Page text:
The differences between stages II and III result from more CRC deaths and fewer second primary other cancers in patients with stage III (n = 7) compared to patients with stage II disease (n = 18). Eleven (8%) out of 142 patients receiving pre- or postoperative (neo-) adjuvant treatment developed a second primary other cancer compared to 17 (9%) out of 188 patients not receiving this treatment. The most common types of second primary other cancers were breast (n = 7), lung (n = 3) and prostate (n = 3) cancer with no differences in type between stages. Stage III patients were younger (P = 0.037) compared with stage II patients. For 283 patients information on heredity was available. No differences were seen between stages in the proportion of patients with first degree relatives with CRC, numbering for stage II 12 (10%) out of 122 and for stage III 9 (10%) out of 91. No differences were seen in the age at diagnosis for patients with and without second primary other cancer.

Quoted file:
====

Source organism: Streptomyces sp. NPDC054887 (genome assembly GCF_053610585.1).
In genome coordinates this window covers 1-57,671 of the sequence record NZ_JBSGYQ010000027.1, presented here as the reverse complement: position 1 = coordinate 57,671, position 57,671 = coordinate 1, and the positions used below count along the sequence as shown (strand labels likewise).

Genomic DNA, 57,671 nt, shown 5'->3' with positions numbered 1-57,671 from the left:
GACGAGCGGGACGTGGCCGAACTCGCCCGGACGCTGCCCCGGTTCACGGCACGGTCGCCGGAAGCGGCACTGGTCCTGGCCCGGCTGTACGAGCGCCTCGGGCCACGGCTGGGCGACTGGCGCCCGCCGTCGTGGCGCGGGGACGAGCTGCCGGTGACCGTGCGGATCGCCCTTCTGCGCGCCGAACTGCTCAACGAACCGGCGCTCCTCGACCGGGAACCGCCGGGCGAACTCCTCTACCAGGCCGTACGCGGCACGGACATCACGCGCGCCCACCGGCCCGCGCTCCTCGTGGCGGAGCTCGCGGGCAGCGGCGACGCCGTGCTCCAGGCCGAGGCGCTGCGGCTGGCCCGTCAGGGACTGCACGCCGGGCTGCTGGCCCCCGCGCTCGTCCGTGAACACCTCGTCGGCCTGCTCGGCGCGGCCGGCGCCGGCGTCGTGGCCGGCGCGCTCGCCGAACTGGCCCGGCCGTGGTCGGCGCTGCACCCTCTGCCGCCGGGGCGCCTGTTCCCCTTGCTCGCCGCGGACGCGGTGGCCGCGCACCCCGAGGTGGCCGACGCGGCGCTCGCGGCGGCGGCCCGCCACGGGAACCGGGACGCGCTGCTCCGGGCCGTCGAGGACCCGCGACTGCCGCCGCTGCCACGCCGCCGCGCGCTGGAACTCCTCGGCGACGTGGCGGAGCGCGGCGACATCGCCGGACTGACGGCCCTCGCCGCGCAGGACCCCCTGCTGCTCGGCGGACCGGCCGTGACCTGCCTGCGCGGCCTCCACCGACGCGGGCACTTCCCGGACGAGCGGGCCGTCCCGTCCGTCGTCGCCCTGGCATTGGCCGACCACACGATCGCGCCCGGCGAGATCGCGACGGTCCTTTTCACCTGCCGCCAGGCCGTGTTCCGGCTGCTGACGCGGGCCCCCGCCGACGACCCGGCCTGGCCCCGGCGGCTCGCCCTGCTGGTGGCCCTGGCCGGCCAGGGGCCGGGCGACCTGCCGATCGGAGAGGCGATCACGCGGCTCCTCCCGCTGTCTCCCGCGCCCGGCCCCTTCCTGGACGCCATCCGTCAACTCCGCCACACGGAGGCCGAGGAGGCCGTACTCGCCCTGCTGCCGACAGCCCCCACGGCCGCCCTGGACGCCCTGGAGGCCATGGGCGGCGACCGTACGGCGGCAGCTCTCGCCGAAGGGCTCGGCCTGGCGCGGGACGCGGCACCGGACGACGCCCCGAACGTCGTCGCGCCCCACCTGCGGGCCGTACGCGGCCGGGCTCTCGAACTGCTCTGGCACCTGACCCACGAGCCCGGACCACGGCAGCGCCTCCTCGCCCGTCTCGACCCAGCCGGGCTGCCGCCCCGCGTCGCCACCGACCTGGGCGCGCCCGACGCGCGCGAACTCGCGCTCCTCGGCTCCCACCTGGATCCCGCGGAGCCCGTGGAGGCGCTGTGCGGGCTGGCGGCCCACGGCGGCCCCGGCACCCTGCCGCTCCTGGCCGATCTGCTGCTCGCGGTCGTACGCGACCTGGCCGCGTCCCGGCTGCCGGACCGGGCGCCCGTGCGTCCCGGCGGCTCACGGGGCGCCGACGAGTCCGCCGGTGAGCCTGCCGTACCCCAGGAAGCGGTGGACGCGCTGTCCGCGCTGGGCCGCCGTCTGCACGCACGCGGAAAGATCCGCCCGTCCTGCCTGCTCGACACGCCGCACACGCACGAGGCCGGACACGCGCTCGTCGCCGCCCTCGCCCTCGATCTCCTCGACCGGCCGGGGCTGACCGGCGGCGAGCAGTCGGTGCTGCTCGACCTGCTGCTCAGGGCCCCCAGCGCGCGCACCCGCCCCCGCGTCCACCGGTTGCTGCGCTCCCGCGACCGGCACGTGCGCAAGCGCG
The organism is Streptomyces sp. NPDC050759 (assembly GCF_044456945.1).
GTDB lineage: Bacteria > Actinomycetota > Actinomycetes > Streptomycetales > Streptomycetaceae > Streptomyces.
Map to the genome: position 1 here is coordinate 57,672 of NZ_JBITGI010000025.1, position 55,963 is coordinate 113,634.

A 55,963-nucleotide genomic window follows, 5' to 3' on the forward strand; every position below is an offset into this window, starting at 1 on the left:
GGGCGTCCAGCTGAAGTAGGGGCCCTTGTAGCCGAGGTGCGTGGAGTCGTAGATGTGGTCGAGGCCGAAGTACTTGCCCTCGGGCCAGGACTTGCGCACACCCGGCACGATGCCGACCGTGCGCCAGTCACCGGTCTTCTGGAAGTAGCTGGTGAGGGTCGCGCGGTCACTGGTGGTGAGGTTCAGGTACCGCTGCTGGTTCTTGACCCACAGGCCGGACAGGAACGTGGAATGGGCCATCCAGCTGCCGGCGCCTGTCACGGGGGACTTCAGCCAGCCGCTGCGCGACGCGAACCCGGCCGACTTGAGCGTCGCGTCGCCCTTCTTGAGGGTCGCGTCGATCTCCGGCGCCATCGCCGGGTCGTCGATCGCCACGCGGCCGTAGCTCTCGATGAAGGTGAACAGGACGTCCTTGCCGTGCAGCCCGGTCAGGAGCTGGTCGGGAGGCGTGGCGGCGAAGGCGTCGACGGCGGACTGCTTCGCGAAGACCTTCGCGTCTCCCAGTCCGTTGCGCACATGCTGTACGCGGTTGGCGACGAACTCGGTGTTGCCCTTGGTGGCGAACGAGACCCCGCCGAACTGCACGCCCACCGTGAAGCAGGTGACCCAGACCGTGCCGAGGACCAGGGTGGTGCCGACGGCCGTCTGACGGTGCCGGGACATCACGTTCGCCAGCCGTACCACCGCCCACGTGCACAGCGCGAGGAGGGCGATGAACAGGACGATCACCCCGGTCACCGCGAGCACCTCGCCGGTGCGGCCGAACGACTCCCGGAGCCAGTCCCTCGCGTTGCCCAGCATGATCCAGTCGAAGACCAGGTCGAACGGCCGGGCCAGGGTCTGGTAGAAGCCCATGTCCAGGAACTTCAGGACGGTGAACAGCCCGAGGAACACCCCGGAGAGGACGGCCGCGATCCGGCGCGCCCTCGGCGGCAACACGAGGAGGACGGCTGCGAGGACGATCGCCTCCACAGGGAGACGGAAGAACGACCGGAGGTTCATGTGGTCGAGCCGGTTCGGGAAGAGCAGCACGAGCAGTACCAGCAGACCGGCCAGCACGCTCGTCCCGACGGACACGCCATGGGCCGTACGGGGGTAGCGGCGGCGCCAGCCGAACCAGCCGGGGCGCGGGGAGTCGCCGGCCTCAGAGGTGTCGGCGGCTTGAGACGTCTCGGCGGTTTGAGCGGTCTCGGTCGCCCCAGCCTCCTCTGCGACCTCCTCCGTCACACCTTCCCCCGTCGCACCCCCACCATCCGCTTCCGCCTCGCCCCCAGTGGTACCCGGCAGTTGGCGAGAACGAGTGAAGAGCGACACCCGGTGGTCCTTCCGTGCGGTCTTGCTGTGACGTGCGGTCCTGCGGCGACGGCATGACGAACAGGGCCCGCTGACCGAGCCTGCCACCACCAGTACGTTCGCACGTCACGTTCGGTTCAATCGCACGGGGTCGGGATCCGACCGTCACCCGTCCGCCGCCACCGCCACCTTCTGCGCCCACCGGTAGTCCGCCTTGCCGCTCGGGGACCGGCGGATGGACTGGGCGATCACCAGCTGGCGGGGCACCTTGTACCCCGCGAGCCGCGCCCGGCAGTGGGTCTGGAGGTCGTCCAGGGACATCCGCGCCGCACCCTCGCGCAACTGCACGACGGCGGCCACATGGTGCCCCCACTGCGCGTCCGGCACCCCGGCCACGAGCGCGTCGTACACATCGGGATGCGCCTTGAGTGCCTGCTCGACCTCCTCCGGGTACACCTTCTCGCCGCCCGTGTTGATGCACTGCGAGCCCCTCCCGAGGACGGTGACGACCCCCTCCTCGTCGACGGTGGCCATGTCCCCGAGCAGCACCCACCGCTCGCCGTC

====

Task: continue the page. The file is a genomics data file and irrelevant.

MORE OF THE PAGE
The present study reveals that inclusion of second primary other cancers affects the results of DFS in patients with CRC. Second primary other cancers generate a significant number of events during follow-up of patients with CRC, which causes worse DFS when the second primary other cancers are included as an event in the calculations. Almost half as many second primary other cancers were observed as endpoints as death from the same cancer or non-cancer-related deaths. The most common events to occur were distant metastases closely followed by death from CRC and non-cancer related deaths, while second primary CRC was rarely seen.